The UN –AU strained relationship took a further downward spiral following the UN security council’s refusal to approve an all-African bid to postpone the International Criminal Court trials of president Kenyatta and his deputy,  William Ruto.

The duo is facing charges for crimes against humanity committed during the violence that erupted after Kenya’s 2007 elections in which 1,200 people died.

The AU had unanimously requested for the trial to be delayed for one year, to allow Kenyatta and Ruto deal with the aftermath of the Nairobi mall attack in September by the al Qaeda-linked group al Shabaab, in which 67 people are alleged to have died.

 The request was unprecedented and its sensitive nature led to the 15-member UN Security Council splitting into halves, with seven members, including Russia and China, voting for a draft resolution to approve the request, while eight members, including France, the United States and Britain, decided to abstain.

This was enough to frustrate and block the AU’s move to delay the trial given that the Security Council resolutions need nine votes and no vetoes by any of the five permanent members – Britain, Russia, China, France and the United States – to be approved.

Kenyan presidential spokesman Manoah Espisu said last week that “it is time to see whether the Security Council truly cares about the interests of Africans, considering that Africans have made this request as one.”
But the questions many critics of the AU move are asking is whether should justice be delayed for the 1,200 killed in 2007 in favour for the 67 murdered last month by al Shabaab.  Opponents and those who voted against the resolution argued that doing otherwise would have set a dangerous precedence that would undermined the usefulness of the ICC, and hence providing a platform for impunity to flourish.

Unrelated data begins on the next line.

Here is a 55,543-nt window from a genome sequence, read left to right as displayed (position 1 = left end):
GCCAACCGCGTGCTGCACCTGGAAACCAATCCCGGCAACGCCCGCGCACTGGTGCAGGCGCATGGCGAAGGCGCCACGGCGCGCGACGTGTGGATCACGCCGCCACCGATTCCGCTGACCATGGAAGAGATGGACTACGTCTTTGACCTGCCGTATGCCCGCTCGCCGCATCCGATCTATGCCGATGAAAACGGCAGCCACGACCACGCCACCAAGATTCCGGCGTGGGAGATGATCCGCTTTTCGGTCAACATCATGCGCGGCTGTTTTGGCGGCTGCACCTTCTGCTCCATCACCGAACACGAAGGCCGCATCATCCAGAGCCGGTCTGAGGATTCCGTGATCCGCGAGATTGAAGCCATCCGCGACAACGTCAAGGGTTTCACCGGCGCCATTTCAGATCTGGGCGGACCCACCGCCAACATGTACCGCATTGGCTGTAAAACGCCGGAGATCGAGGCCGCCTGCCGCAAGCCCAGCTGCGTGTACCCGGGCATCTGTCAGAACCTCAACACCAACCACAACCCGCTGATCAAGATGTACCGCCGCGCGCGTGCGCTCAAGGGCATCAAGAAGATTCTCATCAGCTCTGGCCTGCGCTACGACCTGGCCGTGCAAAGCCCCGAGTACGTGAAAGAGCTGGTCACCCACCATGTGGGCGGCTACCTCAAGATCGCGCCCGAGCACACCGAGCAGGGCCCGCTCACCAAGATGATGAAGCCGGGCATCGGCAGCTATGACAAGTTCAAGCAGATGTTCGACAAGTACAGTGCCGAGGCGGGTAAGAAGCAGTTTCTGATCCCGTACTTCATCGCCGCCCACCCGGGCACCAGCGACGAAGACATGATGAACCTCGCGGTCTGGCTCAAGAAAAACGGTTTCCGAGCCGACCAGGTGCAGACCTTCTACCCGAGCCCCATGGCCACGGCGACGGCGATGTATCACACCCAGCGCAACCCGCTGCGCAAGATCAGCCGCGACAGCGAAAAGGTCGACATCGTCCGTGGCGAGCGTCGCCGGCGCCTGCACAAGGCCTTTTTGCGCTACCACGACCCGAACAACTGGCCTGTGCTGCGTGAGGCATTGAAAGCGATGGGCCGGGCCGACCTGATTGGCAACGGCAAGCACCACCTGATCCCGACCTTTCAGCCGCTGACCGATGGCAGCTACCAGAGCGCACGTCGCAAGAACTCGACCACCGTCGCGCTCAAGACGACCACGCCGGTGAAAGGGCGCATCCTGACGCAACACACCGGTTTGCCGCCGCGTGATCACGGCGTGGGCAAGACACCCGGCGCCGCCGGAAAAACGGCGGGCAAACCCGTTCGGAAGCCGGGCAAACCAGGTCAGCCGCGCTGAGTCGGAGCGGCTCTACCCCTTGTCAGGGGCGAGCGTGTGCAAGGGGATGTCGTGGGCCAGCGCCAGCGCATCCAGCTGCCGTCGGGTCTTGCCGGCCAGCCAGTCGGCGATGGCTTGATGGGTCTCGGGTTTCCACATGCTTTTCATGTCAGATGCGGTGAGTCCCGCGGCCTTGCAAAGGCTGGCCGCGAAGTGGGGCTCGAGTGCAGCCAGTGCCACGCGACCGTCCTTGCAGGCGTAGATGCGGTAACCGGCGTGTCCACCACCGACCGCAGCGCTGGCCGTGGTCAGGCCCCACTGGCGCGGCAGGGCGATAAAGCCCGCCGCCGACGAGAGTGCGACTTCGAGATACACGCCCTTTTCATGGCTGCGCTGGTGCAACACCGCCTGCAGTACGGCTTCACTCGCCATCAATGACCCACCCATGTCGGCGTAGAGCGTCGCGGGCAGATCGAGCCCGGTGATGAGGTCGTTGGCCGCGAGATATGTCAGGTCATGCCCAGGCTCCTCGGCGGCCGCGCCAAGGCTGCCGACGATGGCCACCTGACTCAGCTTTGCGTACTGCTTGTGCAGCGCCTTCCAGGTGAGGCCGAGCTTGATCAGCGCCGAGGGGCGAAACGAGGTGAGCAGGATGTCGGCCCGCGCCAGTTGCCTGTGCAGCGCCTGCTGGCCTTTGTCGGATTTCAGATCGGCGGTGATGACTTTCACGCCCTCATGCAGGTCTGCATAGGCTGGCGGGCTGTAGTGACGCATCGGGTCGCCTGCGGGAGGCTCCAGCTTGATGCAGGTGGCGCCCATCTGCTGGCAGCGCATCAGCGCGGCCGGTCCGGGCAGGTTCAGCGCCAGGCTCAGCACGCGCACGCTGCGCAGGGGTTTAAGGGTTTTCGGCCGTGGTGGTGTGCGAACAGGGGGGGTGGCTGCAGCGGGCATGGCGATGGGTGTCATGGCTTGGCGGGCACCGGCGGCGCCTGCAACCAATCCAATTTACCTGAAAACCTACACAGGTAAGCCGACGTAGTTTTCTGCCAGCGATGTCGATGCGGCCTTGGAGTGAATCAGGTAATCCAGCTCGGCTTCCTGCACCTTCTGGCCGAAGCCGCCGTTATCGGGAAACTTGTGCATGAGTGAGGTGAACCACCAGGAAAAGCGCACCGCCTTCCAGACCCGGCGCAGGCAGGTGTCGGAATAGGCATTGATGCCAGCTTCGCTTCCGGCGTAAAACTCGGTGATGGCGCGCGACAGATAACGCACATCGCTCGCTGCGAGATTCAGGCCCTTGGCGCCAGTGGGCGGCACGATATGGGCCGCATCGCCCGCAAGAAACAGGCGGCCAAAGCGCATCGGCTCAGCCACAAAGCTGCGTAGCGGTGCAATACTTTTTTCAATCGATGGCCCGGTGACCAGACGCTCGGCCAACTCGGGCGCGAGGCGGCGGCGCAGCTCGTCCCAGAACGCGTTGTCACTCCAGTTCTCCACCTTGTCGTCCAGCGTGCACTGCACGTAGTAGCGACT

Vice President Ruto’s trial began last month, while Kenyatta’s trial is due to start on February 5 after being delayed for a third time.  The Nairobi attack by al Shabaab, happened while Ruto was at the Hague attending the trial, but was given a break to return home so he could help deal with the militant attack on a Nairobi shopping mall.

Seven of the members who abstained are all International Criminal Court members – France, Britain, Guatemala, Argentina, South Korea, Australia and Luxembourg. The United States is not a member. The seven who voted yes are not court members – China, Russia, Togo, Azerbaijan, Rwanda, Morocco and Pakistan.
The AU’s move is a gamble gone wrong and this will only further weaken the Organisation, rendering their decisions and stance meaningless in the face of the International community. The question many Africanists are now asking is; can the African Union as an organisation ever defy the “international community” on issues pertaining to Africa, where they think the International community is not acting in their interest?
Guatemala’s U.N. ambassador, Gert Rosenthal, told the council after the vote that the decision by members to abstain should not be confused as contempt for those who proposed it.

“It has been insinuated that not joining the vote that favors the resolution is somehow an expression of ill-will towards the African Union,” Rosenthal said. “My delegation most categorically rejects such a suggestion … we find this view frankly offensive.”

It should be noted that the council can defer International Criminal Court action for one year under Article 16 of the Rome Statute that established The Hague-based court a decade ago.
Why many viewed the AU’s move as an attempt to prevent the justice is that, in 2011 Kenya on its own had requested a deferral of the trial, which unfortunately was declined.  This was followed by another request for the cases to be terminated, which was also rejected on the basis that the council had no such power.

It is uncertain as to how the African Union will react to this latest move by the UN Security Council. If one thing is certain though, it is that many African leaders will not be pleased with the Security Council outcome.